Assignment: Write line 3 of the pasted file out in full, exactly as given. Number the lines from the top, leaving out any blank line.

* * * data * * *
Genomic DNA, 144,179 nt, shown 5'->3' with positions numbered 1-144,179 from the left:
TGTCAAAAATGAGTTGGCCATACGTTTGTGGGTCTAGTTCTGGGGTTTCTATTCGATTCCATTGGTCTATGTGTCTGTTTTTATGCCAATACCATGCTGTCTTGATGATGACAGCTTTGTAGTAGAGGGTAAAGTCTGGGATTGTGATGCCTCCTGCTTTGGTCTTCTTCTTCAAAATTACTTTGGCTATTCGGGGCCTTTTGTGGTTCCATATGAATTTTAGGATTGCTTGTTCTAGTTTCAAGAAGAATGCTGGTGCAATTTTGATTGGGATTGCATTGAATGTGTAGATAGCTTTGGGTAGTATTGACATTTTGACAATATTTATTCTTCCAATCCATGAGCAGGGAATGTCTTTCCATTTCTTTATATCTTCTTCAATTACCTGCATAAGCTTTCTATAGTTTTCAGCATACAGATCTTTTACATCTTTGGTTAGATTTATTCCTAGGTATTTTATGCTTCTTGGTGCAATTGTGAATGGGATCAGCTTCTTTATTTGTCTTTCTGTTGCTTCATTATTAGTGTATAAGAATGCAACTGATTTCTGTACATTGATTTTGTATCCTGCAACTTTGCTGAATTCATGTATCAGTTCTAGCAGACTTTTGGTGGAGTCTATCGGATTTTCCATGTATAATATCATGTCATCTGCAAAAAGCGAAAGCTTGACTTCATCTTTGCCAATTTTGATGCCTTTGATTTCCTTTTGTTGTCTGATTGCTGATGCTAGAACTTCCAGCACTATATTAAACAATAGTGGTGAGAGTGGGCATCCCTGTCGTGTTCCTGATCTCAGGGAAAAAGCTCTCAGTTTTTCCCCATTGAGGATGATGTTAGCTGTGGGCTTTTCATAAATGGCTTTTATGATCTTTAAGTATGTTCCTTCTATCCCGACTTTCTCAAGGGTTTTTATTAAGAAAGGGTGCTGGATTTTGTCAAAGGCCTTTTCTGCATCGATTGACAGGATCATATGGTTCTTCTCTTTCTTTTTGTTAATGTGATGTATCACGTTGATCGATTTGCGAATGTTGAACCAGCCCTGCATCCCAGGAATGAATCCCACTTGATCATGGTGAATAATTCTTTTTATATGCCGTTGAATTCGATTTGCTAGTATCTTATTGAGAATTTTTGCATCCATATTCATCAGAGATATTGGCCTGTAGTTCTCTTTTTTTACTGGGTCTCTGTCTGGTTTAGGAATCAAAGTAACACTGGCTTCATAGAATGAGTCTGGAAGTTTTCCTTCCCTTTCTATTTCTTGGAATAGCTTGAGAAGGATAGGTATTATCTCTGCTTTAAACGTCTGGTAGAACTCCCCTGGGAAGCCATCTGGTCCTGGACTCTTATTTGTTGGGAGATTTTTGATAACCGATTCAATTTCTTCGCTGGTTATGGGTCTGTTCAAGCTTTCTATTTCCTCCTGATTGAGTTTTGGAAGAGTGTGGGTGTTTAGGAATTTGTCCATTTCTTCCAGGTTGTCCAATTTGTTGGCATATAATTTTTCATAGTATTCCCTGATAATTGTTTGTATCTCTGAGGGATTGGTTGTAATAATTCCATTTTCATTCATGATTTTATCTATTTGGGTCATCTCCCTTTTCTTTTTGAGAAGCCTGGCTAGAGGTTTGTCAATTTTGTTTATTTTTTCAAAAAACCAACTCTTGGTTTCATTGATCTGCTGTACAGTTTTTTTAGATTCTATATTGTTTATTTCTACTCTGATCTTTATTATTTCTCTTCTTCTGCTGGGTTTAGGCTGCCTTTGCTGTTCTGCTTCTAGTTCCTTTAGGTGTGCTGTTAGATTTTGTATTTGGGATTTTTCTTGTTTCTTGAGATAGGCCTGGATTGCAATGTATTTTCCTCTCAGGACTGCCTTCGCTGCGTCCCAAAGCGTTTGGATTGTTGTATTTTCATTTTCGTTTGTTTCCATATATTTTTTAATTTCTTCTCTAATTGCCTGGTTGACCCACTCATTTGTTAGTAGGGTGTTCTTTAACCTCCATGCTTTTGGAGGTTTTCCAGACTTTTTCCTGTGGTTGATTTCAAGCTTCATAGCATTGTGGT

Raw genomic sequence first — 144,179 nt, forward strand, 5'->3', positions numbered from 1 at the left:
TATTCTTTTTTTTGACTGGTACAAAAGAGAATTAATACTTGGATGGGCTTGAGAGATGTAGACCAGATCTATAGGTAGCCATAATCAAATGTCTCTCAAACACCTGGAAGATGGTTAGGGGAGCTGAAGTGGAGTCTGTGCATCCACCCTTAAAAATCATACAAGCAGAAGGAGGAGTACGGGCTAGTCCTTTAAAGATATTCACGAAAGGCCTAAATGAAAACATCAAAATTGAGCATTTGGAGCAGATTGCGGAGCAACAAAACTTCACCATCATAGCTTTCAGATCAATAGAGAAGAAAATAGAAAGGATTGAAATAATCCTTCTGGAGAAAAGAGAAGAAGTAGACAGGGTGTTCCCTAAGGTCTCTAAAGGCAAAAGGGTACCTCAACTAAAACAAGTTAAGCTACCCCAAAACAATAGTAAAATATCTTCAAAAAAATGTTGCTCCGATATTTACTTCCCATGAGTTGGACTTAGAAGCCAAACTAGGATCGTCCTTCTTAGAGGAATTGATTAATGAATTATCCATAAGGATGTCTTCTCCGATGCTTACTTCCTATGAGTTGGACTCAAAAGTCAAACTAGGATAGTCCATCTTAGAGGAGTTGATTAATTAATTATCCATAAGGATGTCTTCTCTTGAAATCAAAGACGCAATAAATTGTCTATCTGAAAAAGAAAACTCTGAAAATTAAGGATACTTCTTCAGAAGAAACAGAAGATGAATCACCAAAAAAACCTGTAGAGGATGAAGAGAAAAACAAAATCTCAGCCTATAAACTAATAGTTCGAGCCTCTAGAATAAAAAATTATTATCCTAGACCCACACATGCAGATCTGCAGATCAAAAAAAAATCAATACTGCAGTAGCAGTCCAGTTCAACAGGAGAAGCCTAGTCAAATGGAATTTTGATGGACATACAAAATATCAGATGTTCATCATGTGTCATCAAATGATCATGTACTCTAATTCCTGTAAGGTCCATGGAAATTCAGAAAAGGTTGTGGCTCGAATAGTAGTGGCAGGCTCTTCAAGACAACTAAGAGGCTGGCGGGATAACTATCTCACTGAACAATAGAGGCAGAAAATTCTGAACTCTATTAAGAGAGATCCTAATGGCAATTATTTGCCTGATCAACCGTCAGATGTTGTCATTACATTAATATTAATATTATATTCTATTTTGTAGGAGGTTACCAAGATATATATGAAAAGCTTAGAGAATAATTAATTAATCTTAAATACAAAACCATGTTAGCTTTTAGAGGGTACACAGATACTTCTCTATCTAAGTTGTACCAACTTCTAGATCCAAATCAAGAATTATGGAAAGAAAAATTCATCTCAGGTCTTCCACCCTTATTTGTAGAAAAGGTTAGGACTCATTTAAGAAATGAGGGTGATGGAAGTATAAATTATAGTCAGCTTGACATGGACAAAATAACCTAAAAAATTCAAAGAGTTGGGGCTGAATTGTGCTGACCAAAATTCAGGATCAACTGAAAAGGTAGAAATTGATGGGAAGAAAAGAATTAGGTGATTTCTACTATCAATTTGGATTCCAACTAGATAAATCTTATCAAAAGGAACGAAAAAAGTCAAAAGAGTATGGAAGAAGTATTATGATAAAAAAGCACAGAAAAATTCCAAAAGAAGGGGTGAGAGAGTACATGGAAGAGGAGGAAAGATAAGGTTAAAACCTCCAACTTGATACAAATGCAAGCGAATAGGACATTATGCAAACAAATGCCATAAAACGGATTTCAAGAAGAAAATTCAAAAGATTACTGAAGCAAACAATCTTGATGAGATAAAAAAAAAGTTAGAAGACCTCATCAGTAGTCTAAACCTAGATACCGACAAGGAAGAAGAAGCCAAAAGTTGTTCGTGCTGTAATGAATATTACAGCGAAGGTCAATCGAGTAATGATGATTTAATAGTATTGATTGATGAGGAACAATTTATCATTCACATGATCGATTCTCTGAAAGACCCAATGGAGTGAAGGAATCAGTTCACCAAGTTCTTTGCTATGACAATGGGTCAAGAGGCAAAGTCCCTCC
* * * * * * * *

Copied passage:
Raw genomic sequence first — 144,179 nt, forward strand, 5'->3', positions numbered from 1 at the left: